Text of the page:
There is always a group of death in a tournament and for this instalment it was most definitely GROUP C. The world champions Italy would be up against the team they defeated in the World Cup Final who was France. They were also up against a Marco Van Basten coached Holland and plucky Romania. Romania impressed early drawing with France 0-0 while the Dutch showed that they could perhaps be a chance belting Italy 3-0 in a shock result, Ruud Van Nistelroy still a major threat even at 32 with their third goal something of counterattacking beauty.

In the next games Italy were in massive danger of being bundled out when down 1-0 to Romania after a wonderful team goal in the second half but a quick equaliser restored parity. In the dying stages of the game a penalty was given to Romania but Mutu’s attempt was brilliantly saved by Gianluigi Buffon keeping Italy in the competition. For the final round it would be a World Cup replay in Zurich with Italy prevailing again with a 2-0 win to send post-Zidane France out with a whimper. In the game on simultaneously in Bern the Romanians attacked knowing Italy had scored and were a chance to progress but Holland pounced on this winning 2-0 to top the group with Italy through in the second.

Many had eyes on GROUP D to see what Spain could do. La Furia Roja had decided to start from scratch following years – no, decades, of poor results and just making up the numbers despite having some of the best teams on paper and two of the biggest clubs in the world. Luis Aragones developed ‘tiki-taka’ to keep possession and protect his side’s suspect defence more than anything while also bringing together the Madrid and Barcelona factions within the squad along with playing to their gifted strengths. Some hard decisions had to be made with established players as well with one of their greats, Raul, being dumped in what caused massive arguments right up to this tournament between Real Madrid fans supporting their legendary captain and the rest wanting a fresh change. Despite these misgivings it was now 44 years since they had won a trophy and wanted to finally end the drought with extreme prejudice.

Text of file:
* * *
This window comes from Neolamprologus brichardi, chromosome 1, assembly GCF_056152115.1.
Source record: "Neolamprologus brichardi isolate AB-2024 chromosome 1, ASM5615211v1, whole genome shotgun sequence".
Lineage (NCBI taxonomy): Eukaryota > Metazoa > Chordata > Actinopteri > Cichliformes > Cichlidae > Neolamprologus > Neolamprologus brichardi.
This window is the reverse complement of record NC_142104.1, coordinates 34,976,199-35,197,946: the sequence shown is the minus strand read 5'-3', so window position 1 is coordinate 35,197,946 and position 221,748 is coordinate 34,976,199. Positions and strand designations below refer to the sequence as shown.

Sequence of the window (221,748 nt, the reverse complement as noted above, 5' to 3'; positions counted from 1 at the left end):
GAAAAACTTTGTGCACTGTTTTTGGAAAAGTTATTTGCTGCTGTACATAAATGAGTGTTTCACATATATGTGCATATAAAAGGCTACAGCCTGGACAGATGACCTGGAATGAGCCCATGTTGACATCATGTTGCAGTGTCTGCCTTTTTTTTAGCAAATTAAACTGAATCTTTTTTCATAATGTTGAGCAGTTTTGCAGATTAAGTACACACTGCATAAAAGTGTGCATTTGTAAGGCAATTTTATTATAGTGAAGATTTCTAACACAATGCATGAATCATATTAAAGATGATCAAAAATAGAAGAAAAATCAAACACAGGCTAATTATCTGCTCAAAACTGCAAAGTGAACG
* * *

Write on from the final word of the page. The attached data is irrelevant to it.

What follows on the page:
First up for Spain was the Guus Hiddink coached Russia who had many emerging stars from Zenit St Petersburg who had just won the UEFA Cup at club level. The first game would be a test for both sides but the 4-1 win to Spain showed who passed their first hurdle. Team Zlatan (Sweden) defeated the champions Greece 2-0 in the other opening game of the group. Spain confirmed their entry in to the next stage after beating Sweden in the last minute 2-1 thanks to their star striker David Villa while Russia defeated Greece 1-0. With Spain through they could rest players and again left it late to defeat Greece 2-1 sending the champions home without a point. Russia would join Spain after their 2-0 win over Sweden in the pivotal match in Innsbruck.

THE QUARTER FINALS